An extra element of stress has creeped into all our lives. We’ve made way for the coronavirus to take the foreground–adjusting our work, family, and social lives to fit into society’s larger efforts to curb this wild pandemic.
This is a natural response. It’s imperative that we keep ourselves and loved ones healthy. We’ve been in triage-mode. So now that we’re a few weeks into social distancing, and settling into toilet paper jokes and binge-watching weird documentaries, our regular old stressors have been making their way back into the picture.
For me, and thousands of other people, that means our BRCA status is demanding a little more attention. BRCA1 and BRCA2 related hereditary cancer susceptibility affect roughly 1 in 400 people. These gene mutations significantly increase the risk of breast, ovarian, prostate, and pancreatic cancers. Extra precautions and care management are a part of a BRCA carrier’s health plan, including increased screenings and/or preventative surgeries.
And I am one of the lucky ones, I have not developed cancer. I’m in-between preventative surgeries, my next breast screening is months away, and I’m healthy. I even work for a non-profit that deals with hereditary cancer. But that hasn’t stopped my worries from resurfacing.
What happens if I find a lump during my monthly breast exam? (OK, weekly–sometimes daily-exam.)
Now that my ovaries are out, and I rely on estrogen replacement therapy for bone, heart, and brain health, will I have enough hormones to last me through the weeks and possibly months?
I’ve been feeling weak since surgical menopause, should I be getting a bone density test?
I still haven’t made an appointment with a dermatologist, what if that weird mole is melanoma? (BRCA carriers have a slight increase in developing skin cancers, too. Especially BRCA2.)
Will this last until July, when I’m supposed to have another breast screening?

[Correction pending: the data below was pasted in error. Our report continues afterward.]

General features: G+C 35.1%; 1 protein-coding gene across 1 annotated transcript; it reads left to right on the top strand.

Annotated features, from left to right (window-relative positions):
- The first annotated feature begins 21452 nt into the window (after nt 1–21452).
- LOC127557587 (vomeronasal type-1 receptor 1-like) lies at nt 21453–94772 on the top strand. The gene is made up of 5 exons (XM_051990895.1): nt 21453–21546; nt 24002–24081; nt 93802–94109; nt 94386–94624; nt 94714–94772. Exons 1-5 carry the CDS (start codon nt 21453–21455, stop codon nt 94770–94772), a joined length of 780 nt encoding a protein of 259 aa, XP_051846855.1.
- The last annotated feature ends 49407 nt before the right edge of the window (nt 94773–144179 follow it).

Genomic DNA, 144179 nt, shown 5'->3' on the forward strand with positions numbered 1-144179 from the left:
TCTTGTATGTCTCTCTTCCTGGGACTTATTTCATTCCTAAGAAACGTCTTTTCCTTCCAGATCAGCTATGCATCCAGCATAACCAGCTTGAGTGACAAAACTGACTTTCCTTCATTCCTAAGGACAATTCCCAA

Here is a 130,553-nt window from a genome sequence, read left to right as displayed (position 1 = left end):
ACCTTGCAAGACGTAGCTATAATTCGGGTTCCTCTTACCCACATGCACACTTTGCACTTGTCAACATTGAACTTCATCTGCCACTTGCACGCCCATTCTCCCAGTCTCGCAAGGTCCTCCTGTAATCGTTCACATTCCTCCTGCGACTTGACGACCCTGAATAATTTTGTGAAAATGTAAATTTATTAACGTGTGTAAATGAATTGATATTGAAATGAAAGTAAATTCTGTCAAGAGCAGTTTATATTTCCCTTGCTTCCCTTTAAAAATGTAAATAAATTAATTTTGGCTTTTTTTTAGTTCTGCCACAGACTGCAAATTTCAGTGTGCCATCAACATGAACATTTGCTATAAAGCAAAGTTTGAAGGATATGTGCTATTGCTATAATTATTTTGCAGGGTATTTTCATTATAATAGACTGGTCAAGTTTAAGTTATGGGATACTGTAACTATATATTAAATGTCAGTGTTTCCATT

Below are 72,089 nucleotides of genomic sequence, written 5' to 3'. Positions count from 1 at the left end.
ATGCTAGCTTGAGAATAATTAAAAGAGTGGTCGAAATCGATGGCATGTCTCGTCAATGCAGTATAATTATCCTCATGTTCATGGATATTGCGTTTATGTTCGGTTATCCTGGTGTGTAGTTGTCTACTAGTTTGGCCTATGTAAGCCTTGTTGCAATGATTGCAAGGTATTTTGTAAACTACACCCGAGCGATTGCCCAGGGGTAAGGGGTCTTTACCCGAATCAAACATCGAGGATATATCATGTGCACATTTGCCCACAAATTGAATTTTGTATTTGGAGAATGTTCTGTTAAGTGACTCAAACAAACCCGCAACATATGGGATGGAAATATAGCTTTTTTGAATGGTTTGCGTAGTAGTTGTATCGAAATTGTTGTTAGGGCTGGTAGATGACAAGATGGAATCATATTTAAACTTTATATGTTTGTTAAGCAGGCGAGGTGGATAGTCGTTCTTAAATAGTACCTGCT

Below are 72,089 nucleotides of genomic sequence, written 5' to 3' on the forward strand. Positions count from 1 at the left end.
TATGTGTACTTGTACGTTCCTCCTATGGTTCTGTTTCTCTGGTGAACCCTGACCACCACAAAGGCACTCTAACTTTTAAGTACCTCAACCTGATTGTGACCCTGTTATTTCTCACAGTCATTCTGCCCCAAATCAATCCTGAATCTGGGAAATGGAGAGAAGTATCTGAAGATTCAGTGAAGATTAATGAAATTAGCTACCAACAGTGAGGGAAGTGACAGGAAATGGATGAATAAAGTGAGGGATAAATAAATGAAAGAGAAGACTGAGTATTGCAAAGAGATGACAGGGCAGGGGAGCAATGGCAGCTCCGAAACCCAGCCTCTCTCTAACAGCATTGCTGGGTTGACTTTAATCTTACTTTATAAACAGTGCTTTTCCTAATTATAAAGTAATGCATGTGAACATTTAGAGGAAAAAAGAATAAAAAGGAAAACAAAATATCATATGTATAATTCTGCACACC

And the big question on most BRCA patients’ brains: WHAT IF I HAVE CANCER?
I reached out to Cobie S. Whitten, PhD, a psycho-oncology consultant, to gather some advice on dealing with this distinct double-dip stressor:
“For those who already live with uncertainty, these extraordinary times offer new challenges. For those living with hereditary risk for cancer, the increased isolation and increased time to process can also feel overwhelming. The urgency of the virus pandemic is real *and* so are concerns about one’s health and well-being beyond the virus. Acknowledging that we may be experiencing all things all at once and not judging ourselves and our loved ones can lead to more compassion – for ourselves and others. There is assistance available, even now in the midst of this pandemic, to address cancer-related concerns. It is more important than ever to stay connected, get evidence-based information and support, and learn how to advocate for yourself and your loved ones.”
Dr. Whitten strikes a chord with me, specifically the bolded part. I was struggling with feeling guilty about my BRCA concerns while there’s obviously more urgent concerns happening in the world. Her words let me know it’s OK for these stressors to exist simultaneously, and it matters that we find the right people and resources to cope with it all.
As I have been processing my own thoughts and concerns about my situation, I have been thinking so much about those who need to go to hospitals and clinics for care at this time; those who are getting new cancer diagnosis or are undergoing treatment for cancer. I think Dr. Whitten’s advice extends to them as well; stay connected, present, and educated.
Working for the Genetic Support Foundation, I can see first-hand into the healthcare systems as people become displaced while COVID takes the stage. I feel for those who are in the midst of cancer treatments and are unable to see a genetic counselor to help determine next steps for treatment or prevention. I’m concerned about the growing number of women whose “elective” surgeries are being put on hold. Thankfully, our counselors are well-versed in Telehealth and can continue to see patients online and can facilitate mailed testing from reputable labs.
My intent in writing this is to let others know they are not alone and that there are resources out there. Stay strong, BRCA warriors, together we can do this.
Photo by Sarah Cervantes on Unsplash